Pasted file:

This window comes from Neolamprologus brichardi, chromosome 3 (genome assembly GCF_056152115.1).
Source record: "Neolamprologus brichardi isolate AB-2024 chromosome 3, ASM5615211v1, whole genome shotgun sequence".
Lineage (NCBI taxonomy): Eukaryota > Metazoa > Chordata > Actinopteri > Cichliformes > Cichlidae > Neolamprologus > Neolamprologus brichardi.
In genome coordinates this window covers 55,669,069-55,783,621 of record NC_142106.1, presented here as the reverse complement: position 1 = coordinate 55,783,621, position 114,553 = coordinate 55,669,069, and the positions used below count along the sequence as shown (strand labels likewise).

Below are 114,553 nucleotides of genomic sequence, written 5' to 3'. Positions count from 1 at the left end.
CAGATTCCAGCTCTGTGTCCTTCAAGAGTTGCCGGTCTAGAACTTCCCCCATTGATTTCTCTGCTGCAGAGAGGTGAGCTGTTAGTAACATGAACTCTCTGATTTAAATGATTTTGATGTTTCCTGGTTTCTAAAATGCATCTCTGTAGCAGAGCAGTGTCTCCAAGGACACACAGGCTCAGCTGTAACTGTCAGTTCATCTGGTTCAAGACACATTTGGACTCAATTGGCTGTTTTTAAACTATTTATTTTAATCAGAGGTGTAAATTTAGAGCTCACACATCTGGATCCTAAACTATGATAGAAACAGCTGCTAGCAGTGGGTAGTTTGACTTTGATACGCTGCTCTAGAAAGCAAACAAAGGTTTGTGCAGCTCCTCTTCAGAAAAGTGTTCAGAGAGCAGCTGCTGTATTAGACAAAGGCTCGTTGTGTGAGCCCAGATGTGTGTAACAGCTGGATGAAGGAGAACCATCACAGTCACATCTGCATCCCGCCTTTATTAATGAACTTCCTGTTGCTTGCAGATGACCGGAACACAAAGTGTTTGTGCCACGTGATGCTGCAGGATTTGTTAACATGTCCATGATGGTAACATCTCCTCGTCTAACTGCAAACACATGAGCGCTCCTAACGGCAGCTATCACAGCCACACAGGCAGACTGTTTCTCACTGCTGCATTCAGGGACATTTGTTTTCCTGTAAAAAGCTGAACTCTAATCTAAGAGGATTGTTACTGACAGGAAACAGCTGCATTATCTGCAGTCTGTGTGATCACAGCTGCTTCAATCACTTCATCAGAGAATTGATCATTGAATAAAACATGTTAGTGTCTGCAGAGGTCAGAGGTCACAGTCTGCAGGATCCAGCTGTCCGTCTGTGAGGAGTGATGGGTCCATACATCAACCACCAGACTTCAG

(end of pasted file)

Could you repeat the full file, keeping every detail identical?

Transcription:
This window comes from Neolamprologus brichardi, chromosome 3 (genome assembly GCF_056152115.1).
Source record: "Neolamprologus brichardi isolate AB-2024 chromosome 3, ASM5615211v1, whole genome shotgun sequence".
Lineage (NCBI taxonomy): Eukaryota > Metazoa > Chordata > Actinopteri > Cichliformes > Cichlidae > Neolamprologus > Neolamprologus brichardi.
In genome coordinates this window covers 55,669,069-55,783,621 of record NC_142106.1, presented here as the reverse complement: position 1 = coordinate 55,783,621, position 114,553 = coordinate 55,669,069, and the positions used below count along the sequence as shown (strand labels likewise).

Below are 114,553 nucleotides of genomic sequence, written 5' to 3'. Positions count from 1 at the left end.
CAGATTCCAGCTCTGTGTCCTTCAAGAGTTGCCGGTCTAGAACTTCCCCCATTGATTTCTCTGCTGCAGAGAGGTGAGCTGTTAGTAACATGAACTCTCTGATTTAAATGATTTTGATGTTTCCTGGTTTCTAAAATGCATCTCTGTAGCAGAGCAGTGTCTCCAAGGACACACAGGCTCAGCTGTAACTGTCAGTTCATCTGGTTCAAGACACATTTGGACTCAATTGGCTGTTTTTAAACTATTTATTTTAATCAGAGGTGTAAATTTAGAGCTCACACATCTGGATCCTAAACTATGATAGAAACAGCTGCTAGCAGTGGGTAGTTTGACTTTGATACGCTGCTCTAGAAAGCAAACAAAGGTTTGTGCAGCTCCTCTTCAGAAAAGTGTTCAGAGAGCAGCTGCTGTATTAGACAAAGGCTCGTTGTGTGAGCCCAGATGTGTGTAACAGCTGGATGAAGGAGAACCATCACAGTCACATCTGCATCCCGCCTTTATTAATGAACTTCCTGTTGCTTGCAGATGACCGGAACACAAAGTGTTTGTGCCACGTGATGCTGCAGGATTTGTTAACATGTCCATGATGGTAACATCTCCTCGTCTAACTGCAAACACATGAGCGCTCCTAACGGCAGCTATCACAGCCACACAGGCAGACTGTTTCTCACTGCTGCATTCAGGGACATTTGTTTTCCTGTAAAAAGCTGAACTCTAATCTAAGAGGATTGTTACTGACAGGAAACAGCTGCATTATCTGCAGTCTGTGTGATCACAGCTGCTTCAATCACTTCATCAGAGAATTGATCATTGAATAAAACATGTTAGTGTCTGCAGAGGTCAGAGGTCACAGTCTGCAGGATCCAGCTGTCCGTCTGTGAGGAGTGATGGGTCCATACATCAACCACCAGACTTCAG